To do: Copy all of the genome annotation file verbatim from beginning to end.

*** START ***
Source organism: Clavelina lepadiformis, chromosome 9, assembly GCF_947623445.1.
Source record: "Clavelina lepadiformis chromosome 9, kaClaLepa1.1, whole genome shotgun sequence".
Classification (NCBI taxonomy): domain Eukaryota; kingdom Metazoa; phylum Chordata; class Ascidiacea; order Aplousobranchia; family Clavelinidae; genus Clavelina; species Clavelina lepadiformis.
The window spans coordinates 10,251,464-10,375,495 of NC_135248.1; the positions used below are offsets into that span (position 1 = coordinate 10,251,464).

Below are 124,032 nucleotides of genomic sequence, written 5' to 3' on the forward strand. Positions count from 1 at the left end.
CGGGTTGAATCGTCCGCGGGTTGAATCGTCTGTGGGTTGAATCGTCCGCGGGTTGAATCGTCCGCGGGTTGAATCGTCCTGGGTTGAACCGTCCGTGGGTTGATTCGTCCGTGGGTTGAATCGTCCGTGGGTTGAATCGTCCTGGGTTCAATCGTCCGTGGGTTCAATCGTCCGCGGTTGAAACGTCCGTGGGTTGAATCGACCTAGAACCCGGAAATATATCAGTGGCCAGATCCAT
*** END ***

Source organism: Clavelina lepadiformis, chromosome 9, assembly GCF_947623445.1.
Source record: "Clavelina lepadiformis chromosome 9, kaClaLepa1.1, whole genome shotgun sequence".
Classification (NCBI taxonomy): domain Eukaryota; kingdom Metazoa; phylum Chordata; class Ascidiacea; order Aplousobranchia; family Clavelinidae; genus Clavelina; species Clavelina lepadiformis.
The window spans coordinates 10,251,464-10,375,495 of NC_135248.1; the positions used below are offsets into that span (position 1 = coordinate 10,251,464).

Below are 124,032 nucleotides of genomic sequence, written 5' to 3' on the forward strand. Positions count from 1 at the left end.
CGGGTTGAATCGTCCGCGGGTTGAATCGTCTGTGGGTTGAATCGTCCGCGGGTTGAATCGTCCGCGGGTTGAATCGTCCTGGGTTGAACCGTCCGTGGGTTGATTCGTCCGTGGGTTGAATCGTCCGTGGGTTGAATCGTCCTGGGTTCAATCGTCCGTGGGTTCAATCGTCCGCGGTTGAAACGTCCGTGGGTTGAATCGACCTAGAACCCGGAAATATATCAGTGGCCAGATCCAT